ISRO PSLV-C43 mission completed with successful launch of HySIS and 30 foreign satellites in low-Earth orbit

With HySIS, ISRO can be proud they are giving India an excellent asset in space: Chairman K Sivan.

The Indian Space Research Organisation (ISRO) has successfully completed its PSLV-C43 satellite launch mission by placing India's newest earth-observation satellite HySIS and 30 other commercial satellites into low-Earth orbit.

The mission lasted 112 minutes in all after ISRO's lightest PSLV — the PSLV-CA (Core-alone) rocket — lifted off from the first launch pad at Sathish Dhawan Space Station at 9.58 am IST.

Satellites launched

The first of the satellites launched by PSLV-CA into orbit was India's HySIS (Hyperspectral Imaging Satellite).

HySIS is ISRO's newest earth-observation satellite in orbit, built to provide India with imaging capabilities for a variety of purposes including agriculture, forestry and assessing geological conditions in coastal zones, inland waterways and land.

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The PSLV lifting off in an earlier PSLV-39 mission from the first launch pad at the Satish Dhawan Space Centre in Andhra Pradesh. Image courtesy: ISRO

An hour and a half later, the rocket released its second co-passenger — the Malaysian science experiment InnoSAT-2, followed by the remaining 29 nanosatellites in quick, 10-second intervals

With the success of PSLV-C43, the PSLV family of launchers completes its 45th mission in total, and the PSLV-CA rocket, its 13th successful launch.

'ISRO team should be proud'

Soon after the mission control received confirmation that the last of the small satellites were released, ISRO Chairman K Sivan congratulated the mission team on its most recent success.

"I congratulate Team ISRO...Once again, the PSLV has injected 30 customer satellites into their designated homes," he said at the post-launch briefing to ISRO engineers, foreign customers and press.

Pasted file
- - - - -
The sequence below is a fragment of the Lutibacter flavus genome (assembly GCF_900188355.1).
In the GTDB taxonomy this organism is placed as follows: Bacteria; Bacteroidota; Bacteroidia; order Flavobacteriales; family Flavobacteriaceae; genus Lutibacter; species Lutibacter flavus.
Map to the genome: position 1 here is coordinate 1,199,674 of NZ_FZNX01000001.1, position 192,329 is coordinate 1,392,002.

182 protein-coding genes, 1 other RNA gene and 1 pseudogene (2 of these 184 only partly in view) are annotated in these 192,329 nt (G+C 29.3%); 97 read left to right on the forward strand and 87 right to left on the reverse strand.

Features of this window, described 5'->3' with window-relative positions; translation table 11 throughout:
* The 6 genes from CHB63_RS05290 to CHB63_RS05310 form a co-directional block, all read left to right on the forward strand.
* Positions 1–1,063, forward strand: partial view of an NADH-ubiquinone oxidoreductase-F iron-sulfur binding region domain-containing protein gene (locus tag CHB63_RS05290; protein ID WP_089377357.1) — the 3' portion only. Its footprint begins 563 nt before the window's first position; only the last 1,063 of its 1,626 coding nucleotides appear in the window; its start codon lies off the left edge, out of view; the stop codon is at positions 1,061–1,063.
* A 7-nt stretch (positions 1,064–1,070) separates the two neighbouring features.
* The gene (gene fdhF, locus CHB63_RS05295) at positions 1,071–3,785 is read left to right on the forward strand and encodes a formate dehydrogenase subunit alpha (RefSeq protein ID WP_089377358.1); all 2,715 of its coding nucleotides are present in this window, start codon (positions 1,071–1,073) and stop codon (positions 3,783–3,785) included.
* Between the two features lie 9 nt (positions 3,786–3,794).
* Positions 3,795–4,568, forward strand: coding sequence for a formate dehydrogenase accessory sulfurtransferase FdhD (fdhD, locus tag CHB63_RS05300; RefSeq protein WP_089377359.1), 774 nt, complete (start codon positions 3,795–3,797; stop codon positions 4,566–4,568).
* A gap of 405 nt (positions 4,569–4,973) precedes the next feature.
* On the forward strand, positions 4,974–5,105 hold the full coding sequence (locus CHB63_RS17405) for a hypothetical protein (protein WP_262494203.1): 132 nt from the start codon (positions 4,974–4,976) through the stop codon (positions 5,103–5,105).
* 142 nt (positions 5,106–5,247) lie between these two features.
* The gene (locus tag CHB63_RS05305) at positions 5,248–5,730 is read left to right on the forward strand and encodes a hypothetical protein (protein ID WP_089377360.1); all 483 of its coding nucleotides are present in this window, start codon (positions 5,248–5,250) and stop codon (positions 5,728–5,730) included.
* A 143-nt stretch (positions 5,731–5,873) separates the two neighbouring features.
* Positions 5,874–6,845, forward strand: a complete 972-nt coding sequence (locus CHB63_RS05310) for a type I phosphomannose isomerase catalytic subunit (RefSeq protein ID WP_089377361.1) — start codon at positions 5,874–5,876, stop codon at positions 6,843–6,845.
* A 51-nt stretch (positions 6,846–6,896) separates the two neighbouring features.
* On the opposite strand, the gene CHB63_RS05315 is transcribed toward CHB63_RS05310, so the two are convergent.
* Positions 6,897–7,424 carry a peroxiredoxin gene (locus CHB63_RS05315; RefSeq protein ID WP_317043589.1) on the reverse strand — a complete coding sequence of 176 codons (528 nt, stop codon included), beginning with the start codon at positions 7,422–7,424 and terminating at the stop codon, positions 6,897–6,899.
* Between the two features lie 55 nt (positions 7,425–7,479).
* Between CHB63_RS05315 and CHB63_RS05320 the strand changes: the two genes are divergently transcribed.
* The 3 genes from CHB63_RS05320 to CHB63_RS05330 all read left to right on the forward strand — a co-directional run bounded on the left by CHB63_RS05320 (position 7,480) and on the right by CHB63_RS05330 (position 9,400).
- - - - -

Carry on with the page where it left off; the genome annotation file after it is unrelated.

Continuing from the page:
"With HySIS, I'm sure the team ISRO team can be proud that they are giving India an excellent asset in space."

Sivan also reiterated ISRO's busy week the next major launch: the moon-faring Chandrayaan-2's lander, weeks from now in January 2019. He also said that the agency is currently in the midst of preparing for India's upcoming GSAT-11 launch from French Guinea on 5 December.

"In ISRO's next mission, we're going to have another mission, GSAT-11, the heaviest satellite India has made so far, launched from French Guinea on 5 December," Sivan says to press. "These missions are not just for ISRO, they are for all of India... I congratulate Team ISRO on completing such a wonderful launch mission within two weeks of another big mission."

Science & Tech Minister, others congratulate the team

Congratulations and support for ISRO poured in minutes after ISRO engineers announced that HySIS was released into orbit.

Dr Harsh Vardhan, India's Minister of Science & Technology, Environment, Forest & Climate Change, and Earth Sciences was among the first to congratulate ISRO on its latest success, following by many Indian dignitaries.





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